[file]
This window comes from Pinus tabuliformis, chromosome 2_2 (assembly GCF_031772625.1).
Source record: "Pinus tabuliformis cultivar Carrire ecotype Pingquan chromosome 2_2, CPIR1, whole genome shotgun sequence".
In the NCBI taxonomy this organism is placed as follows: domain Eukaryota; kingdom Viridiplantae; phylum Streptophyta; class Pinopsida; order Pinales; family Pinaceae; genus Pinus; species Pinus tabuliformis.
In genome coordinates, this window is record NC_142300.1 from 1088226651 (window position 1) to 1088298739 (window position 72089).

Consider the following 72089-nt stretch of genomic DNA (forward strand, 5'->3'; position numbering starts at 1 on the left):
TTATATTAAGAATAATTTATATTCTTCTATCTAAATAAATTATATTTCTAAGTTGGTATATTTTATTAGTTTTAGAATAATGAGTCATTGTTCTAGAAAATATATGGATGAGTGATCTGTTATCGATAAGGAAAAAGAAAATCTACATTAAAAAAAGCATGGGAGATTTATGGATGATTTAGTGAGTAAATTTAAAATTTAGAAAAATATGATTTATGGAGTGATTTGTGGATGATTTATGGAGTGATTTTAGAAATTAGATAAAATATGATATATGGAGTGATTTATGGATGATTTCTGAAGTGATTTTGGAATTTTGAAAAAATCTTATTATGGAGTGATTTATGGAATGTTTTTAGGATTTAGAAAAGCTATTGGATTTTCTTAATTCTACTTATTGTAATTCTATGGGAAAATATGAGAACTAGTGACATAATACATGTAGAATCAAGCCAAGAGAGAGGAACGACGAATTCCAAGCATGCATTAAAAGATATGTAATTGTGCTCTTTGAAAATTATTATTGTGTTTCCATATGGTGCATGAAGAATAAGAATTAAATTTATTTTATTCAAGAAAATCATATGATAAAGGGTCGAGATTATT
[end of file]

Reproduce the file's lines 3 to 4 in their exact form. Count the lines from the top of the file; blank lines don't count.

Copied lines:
In the NCBI taxonomy this organism is placed as follows: domain Eukaryota; kingdom Viridiplantae; phylum Streptophyta; class Pinopsida; order Pinales; family Pinaceae; genus Pinus; species Pinus tabuliformis.
In genome coordinates, this window is record NC_142300.1 from 1088226651 (window position 1) to 1088298739 (window position 72089).